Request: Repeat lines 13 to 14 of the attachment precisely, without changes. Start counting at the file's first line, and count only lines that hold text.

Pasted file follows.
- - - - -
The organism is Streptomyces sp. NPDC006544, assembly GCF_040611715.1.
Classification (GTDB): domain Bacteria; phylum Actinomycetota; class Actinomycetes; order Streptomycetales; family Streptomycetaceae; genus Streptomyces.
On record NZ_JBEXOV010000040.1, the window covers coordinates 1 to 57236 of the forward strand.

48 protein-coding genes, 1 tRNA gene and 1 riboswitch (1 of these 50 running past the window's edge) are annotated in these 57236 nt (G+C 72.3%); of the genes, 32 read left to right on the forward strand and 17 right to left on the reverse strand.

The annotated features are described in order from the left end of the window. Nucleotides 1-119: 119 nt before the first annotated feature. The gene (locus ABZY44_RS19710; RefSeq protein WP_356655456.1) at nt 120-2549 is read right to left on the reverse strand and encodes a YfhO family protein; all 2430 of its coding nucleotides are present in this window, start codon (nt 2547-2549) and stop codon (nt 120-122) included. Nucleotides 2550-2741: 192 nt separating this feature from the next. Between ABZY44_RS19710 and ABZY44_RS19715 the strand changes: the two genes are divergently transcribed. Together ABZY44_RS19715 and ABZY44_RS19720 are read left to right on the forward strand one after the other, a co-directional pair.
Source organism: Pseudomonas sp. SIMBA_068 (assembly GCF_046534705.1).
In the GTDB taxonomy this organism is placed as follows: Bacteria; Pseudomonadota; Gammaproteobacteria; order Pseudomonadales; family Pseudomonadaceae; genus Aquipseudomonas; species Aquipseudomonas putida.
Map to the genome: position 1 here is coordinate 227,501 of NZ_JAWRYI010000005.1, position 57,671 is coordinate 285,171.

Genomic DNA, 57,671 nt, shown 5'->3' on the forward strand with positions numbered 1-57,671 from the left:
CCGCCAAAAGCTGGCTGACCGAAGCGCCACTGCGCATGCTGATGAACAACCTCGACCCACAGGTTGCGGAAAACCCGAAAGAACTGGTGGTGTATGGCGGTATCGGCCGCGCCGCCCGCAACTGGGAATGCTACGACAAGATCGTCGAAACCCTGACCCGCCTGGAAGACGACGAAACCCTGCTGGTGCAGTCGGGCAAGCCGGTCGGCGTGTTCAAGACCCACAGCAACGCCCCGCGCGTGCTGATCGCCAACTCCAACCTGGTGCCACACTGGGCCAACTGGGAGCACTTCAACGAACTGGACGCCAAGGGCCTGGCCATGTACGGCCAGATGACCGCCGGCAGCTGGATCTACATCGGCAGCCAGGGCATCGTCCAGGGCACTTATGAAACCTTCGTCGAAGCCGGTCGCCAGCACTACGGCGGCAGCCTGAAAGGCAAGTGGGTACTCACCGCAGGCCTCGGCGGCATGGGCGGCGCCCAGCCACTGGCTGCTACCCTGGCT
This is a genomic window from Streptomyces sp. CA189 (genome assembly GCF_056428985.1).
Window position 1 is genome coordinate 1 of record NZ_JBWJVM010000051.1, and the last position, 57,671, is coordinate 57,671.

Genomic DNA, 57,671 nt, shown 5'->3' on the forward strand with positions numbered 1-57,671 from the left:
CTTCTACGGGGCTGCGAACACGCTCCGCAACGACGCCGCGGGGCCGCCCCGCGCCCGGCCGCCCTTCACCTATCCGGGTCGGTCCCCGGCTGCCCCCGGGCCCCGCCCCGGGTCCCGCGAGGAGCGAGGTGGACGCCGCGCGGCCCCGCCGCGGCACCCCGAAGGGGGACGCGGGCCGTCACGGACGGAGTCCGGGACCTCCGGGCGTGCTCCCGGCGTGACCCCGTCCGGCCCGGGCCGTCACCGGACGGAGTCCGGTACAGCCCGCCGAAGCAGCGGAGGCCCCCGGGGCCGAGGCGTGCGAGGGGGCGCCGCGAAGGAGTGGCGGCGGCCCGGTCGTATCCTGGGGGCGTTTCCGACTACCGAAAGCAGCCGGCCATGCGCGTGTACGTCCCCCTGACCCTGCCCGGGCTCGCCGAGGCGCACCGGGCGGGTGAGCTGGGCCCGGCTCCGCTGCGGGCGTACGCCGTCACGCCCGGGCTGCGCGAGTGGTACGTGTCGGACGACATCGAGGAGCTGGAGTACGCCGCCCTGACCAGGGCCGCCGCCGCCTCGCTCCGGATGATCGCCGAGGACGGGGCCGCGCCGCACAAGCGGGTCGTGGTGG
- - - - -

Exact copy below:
Genomic DNA, 57,671 nt, shown 5'->3' on the forward strand with positions numbered 1-57,671 from the left:
CTTCTACGGGGCTGCGAACACGCTCCGCAACGACGCCGCGGGGCCGCCCCGCGCCCGGCCGCCCTTCACCTATCCGGGTCGGTCCCCGGCTGCCCCCGGGCCCCGCCCCGGGTCCCGCGAGGAGCGAGGTGGACGCCGCGCGGCCCCGCCGCGGCACCCCGAAGGGGGACGCGGGCCGTCACGGACGGAGTCCGGGACCTCCGGGCGTGCTCCCGGCGTGACCCCGTCCGGCCCGGGCCGTCACCGGACGGAGTCCGGTACAGCCCGCCGAAGCAGCGGAGGCCCCCGGGGCCGAGGCGTGCGAGGGGGCGCCGCGAAGGAGTGGCGGCGGCCCGGTCGTATCCTGGGGGCGTTTCCGACTACCGAAAGCAGCCGGCCATGCGCGTGTACGTCCCCCTGACCCTGCCCGGGCTCGCCGAGGCGCACCGGGCGGGTGAGCTGGGCCCGGCTCCGCTGCGGGCGTACGCCGTCACGCCCGGGCTGCGCGAGTGGTACGTGTCGGACGACATCGAGGAGCTGGAGTACGCCGCCCTGACCAGGGCCGCCGCCGCCTCGCTCCGGATGATCGCCGAGGACGGGGCCGCGCCGCACAAGCGGGTCGTGGTGG